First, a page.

The American Revolution is taken quite seriously in my home town of Springfield, New Jersey. The high school, town hall and fire department buildings are all classic red-brick Colonial architecture with tall, imposing white clock towers. The high school itself is named after Jonathan Dayton, youngest signer of the Declaration of Independence and a decorated Revolutionary War hero. Only decades later did Dayton try to get Ohio to secede from the young nation and, with Aaron Burr, was arrested for treason — although as our yearbook noted, never convicted.
The Revolutionary War battle you don’t know. Every few decades on the large green in front of the school, the town — in full Revolutionary regalia of wigs, uniforms, muskets and marching band— re-enacts the 1780 Battle of Springfield. The Battle, which lasted several bloody days, was the last major northern engagement in the war, prompted by a British attempt to trap General Washington’s troops at Morristown, New Jersey. The British and Hessians attacked through Staten Island and got as far as Springfield, where the colonists fiercely and heroically resisted. The reenactment is touted as an educational experience so people can feel what it was authentically like to be a solider and citizen at the time. Everything from the meat and beans cooked over the fire to the exhausting, sweaty work shlepping a cannon for miles. People come from all over to simply watch or be a participating solider in the Continental or British Armies. It’s like briefly having our own Williamsburg or Amish Country, though the only place for tourists to stay are pitched tents or the one motel along the highway better remembered for a cocaine bust back in the 80s.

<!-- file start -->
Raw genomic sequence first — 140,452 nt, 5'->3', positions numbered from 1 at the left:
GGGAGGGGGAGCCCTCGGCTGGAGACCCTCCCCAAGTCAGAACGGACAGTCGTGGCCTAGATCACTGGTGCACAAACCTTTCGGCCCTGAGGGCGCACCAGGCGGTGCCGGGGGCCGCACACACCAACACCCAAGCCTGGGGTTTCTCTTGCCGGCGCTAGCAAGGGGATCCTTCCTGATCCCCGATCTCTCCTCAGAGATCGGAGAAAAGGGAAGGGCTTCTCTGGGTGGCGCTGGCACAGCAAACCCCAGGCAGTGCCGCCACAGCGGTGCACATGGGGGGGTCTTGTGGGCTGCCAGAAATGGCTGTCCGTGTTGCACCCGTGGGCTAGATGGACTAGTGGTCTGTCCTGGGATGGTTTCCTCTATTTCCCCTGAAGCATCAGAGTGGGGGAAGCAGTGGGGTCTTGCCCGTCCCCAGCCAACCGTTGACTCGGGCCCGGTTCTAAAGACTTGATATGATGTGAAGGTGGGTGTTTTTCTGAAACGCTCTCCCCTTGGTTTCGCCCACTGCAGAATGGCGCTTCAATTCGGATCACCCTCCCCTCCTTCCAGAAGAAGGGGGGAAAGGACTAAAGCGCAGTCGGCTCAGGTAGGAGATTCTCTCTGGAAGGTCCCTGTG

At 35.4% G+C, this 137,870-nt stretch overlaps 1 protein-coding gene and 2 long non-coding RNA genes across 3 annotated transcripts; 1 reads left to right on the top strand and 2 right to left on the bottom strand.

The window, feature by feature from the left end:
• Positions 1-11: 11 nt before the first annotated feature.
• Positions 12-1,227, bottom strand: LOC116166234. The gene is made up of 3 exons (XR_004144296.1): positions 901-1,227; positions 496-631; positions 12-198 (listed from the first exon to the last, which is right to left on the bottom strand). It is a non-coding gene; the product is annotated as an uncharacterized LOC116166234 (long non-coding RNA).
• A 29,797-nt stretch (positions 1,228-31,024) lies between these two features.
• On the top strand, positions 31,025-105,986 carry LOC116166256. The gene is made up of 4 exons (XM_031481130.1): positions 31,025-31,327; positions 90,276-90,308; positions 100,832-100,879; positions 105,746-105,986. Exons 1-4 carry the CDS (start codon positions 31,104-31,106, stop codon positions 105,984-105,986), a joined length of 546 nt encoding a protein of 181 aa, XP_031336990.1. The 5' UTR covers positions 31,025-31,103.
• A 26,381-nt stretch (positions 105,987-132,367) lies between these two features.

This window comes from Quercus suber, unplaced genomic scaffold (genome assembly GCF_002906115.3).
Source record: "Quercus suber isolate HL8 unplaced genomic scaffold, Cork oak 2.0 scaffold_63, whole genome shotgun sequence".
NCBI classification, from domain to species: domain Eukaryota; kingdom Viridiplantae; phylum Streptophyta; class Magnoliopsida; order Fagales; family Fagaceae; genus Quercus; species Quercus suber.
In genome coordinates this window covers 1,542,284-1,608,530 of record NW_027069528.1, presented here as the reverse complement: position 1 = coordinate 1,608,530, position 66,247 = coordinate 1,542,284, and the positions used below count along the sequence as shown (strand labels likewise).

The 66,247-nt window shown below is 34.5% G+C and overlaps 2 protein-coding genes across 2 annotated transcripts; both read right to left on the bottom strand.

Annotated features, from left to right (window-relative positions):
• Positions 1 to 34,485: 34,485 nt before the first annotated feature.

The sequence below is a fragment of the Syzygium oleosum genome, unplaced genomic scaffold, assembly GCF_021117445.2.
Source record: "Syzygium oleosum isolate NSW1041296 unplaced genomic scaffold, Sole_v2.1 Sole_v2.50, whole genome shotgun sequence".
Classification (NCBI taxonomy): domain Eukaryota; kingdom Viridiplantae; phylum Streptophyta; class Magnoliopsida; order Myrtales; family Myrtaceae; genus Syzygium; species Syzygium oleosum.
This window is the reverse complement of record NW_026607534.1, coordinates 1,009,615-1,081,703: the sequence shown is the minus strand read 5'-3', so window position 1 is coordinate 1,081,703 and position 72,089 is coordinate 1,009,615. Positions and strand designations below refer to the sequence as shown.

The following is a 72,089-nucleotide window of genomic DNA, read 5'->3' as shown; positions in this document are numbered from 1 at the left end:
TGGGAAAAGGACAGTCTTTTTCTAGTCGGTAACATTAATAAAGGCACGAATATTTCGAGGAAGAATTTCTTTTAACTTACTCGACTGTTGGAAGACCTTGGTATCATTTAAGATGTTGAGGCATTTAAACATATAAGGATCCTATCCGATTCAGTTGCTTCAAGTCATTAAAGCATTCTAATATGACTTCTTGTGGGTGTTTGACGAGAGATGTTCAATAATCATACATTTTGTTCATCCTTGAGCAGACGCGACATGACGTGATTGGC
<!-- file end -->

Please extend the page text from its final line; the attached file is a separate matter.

Choosing sides. I can totally understand a war fetishist wanting to playact as a well-trained British or even a hired Hessian soldier, but some folks actually choose to be Loyalists — Americans who sided with the Crown. Who would raise their hand to be just a passive traitor? Can you imagine volunteering to play the role of a Mubarak supporter in the future re-enactment of the Egyptian revolution? You’d be tarred and feathered, although maybe that’s what appeals to some fetishists. Or colonial nudists.